Poor air quality has a range of negative impacts: it can cause health problems, damage infrastructure, reduce crop yields and harm flora and fauna. Air pollution occurs both naturally and as a result of human activities. Australians consistently rank air pollution as a major environmental concern. The headline indicator considers the concentration of fine particles in the atmosphere, a measure of the form of air pollution about which many health experts in Australia are most concerned. The measure summarises data from continuous air monitoring stations in Sydney, Melbourne, Adelaide, Perth and Brisbane (see Endnote 15).
The common air pollutants are found at higher levels in urban and industrial areas than in rural Australia. It is important to note that daily changes in air quality depend on ambient conditions, like wind direction and the monitoring station’s proximity to pollution sources. Further, high concentrations of fine particles from irregular events, such as bushfires, can obscure the longer trend in levels produced by regular sources, like car emissions.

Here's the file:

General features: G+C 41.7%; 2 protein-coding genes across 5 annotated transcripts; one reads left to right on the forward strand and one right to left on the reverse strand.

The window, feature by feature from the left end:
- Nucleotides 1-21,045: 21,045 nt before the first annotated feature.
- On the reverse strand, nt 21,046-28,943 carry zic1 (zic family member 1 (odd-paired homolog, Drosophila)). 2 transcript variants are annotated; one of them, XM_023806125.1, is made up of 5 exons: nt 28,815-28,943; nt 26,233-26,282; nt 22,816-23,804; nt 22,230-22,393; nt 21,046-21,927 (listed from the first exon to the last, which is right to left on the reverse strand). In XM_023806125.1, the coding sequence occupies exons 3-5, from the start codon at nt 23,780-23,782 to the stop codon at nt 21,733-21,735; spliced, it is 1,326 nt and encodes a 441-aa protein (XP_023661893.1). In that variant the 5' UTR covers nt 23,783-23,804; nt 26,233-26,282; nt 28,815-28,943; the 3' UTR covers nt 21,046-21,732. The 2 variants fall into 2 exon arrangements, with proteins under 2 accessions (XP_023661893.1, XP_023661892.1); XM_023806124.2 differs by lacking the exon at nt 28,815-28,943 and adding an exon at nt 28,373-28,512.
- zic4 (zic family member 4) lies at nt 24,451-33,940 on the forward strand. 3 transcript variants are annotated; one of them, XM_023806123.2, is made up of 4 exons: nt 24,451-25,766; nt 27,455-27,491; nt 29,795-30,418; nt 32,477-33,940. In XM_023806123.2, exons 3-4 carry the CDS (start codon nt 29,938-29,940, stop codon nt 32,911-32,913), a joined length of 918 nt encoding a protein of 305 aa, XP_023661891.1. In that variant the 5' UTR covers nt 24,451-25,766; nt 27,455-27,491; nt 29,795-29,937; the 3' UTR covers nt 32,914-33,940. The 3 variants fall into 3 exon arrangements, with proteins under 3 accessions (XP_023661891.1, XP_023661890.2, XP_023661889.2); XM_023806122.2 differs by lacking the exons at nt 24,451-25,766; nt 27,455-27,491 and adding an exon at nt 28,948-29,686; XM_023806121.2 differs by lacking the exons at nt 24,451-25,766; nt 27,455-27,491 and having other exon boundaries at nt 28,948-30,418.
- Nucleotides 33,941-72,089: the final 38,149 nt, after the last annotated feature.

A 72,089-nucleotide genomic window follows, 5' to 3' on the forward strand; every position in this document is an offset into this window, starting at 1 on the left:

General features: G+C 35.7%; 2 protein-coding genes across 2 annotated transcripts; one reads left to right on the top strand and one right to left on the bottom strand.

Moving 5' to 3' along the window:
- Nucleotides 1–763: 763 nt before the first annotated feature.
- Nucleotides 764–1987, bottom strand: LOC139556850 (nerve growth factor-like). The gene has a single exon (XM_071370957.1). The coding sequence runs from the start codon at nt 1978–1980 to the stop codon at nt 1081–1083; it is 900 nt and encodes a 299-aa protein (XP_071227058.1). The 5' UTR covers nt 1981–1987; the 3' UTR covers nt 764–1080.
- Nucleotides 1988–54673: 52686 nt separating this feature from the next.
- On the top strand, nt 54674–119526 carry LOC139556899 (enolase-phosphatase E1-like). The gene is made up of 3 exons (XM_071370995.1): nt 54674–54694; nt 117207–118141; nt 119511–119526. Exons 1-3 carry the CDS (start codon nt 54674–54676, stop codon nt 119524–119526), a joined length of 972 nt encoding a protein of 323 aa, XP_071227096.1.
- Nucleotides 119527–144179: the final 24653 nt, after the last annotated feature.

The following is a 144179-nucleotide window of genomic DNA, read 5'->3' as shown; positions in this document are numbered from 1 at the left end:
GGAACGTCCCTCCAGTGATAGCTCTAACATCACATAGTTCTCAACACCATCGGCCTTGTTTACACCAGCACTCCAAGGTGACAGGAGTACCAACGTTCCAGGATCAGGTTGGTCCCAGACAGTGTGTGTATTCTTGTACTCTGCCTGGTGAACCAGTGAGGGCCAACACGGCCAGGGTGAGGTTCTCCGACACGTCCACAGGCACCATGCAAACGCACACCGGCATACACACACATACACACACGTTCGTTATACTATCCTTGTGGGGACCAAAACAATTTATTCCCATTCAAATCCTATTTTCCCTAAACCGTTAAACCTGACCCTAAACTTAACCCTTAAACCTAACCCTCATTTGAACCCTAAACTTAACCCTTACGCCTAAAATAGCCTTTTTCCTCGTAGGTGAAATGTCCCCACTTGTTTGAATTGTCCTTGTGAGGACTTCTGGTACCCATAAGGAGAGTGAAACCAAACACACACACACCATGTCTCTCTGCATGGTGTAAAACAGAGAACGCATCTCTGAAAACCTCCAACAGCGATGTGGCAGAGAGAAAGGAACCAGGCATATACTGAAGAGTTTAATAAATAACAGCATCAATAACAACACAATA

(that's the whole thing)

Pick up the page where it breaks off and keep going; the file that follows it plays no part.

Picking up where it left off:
Overall, air quality in Australia is relatively good. Fine particle health standards (see Endnote 16) were exceeded in the selected urban areas on average between one and two days each year between 1997 and 2005 with the exception of 2002 and 2003. The number of days where standards were exceeded was higher in 2002 and 2003, mainly due to severe bushfires and dust storms around the Sydney and Melbourne areas, causing the National Environment Protection Measure (NEPM) to be exceeded on 13 days in Sydney in 2002 and 10 days in Melbourne in 2003. The NEPM was also exceeded on eight days in Brisbane in 2002.
Net greenhouse gas emissions